Tiering FAQ

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Tiering Lead
Tiering FAQ

by darkie and tennisace
Updated 12/25/18 by tennisace

What are the tiers?

The main tiers are OU, UU, RU, NU, and PU. The former four stand for Overused, Underused, Rarelyused, and Neverused, respectively. PU does not stand for anything. There are also several banlists, which are UUBL, RUBL, NUBL, and PUBL. UUBL is composed of Pokemon banned in UU, RUBL is composed of Pokemon banned in RU, and so on. The banlists are meant only serve as lists of Pokemon that are too powerful for the given tier.

The Ubers tier is a special case, as it used to be considered as just the banlist for OU. However, it is now officially a tier. The Anything Goes format is a metagame above Ubers, where there are no clauses (except the Endless Battle Clause) and no bans. You can read a more detailed explanation of the philosophy of Ubers and AG here.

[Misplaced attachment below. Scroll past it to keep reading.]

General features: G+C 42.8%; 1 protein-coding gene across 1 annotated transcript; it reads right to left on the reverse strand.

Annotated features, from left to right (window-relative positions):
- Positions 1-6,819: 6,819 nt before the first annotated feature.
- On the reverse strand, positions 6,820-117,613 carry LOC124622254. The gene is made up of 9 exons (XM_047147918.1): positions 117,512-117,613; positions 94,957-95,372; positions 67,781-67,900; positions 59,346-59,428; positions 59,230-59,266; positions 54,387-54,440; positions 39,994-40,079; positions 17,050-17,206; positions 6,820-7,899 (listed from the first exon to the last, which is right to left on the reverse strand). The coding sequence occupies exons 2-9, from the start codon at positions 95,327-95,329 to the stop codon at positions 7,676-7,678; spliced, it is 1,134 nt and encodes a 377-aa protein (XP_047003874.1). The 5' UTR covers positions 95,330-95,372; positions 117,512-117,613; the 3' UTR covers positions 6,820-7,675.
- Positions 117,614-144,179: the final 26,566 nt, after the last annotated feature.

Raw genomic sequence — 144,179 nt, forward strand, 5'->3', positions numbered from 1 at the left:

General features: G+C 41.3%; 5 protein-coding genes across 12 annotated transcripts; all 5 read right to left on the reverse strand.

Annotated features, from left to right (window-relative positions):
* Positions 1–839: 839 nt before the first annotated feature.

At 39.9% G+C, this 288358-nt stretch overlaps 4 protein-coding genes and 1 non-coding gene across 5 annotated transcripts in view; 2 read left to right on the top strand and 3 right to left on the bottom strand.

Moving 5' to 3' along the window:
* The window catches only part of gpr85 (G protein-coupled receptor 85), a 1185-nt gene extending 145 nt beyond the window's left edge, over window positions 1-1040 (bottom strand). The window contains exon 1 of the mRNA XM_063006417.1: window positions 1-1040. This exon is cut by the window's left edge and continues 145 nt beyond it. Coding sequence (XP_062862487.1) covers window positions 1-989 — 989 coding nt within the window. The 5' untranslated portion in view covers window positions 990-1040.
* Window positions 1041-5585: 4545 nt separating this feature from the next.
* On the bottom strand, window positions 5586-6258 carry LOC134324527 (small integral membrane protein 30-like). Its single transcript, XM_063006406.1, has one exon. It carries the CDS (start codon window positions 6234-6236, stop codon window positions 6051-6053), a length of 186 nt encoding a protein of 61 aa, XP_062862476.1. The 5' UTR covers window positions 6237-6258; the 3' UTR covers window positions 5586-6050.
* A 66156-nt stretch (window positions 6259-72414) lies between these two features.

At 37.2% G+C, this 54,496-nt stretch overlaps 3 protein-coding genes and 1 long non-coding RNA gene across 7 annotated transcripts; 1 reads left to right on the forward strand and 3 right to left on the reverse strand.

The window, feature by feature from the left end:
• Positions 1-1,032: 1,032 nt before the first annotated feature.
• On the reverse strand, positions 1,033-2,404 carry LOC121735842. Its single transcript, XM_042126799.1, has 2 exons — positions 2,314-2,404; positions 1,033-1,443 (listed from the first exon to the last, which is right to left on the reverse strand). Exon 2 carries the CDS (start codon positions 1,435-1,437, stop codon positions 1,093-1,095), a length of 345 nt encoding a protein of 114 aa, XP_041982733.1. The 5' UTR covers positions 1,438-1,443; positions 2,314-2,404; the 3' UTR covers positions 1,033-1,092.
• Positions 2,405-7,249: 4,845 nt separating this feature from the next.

What is the purpose of tiers?

Tiers provide a snapshot of what the most important threats in the game are. While any Pokemon can be viable in a higher tier, they show you what Pokemon are most commonly used in the tier that you are looking at. This is extremely helpful when team building to make sure you account for the right threats. There is no use preparing for Musharna when you're playing OU because you will rarely, if ever, see one!

Tiers also serve another important role: it allows for many metagames to take place in order to make all Pokemon viable. For example, Blastoise is almost never seen in OU because it is simply outclassed by too many Pokemon. There is, however, a place where it can excel: NU! Many interesting Pokemon which cannot make it in OU often excel in lower tiers; Pokemon such as Escavalier, Guzzlord, Sylveon, and more all find useful niches there!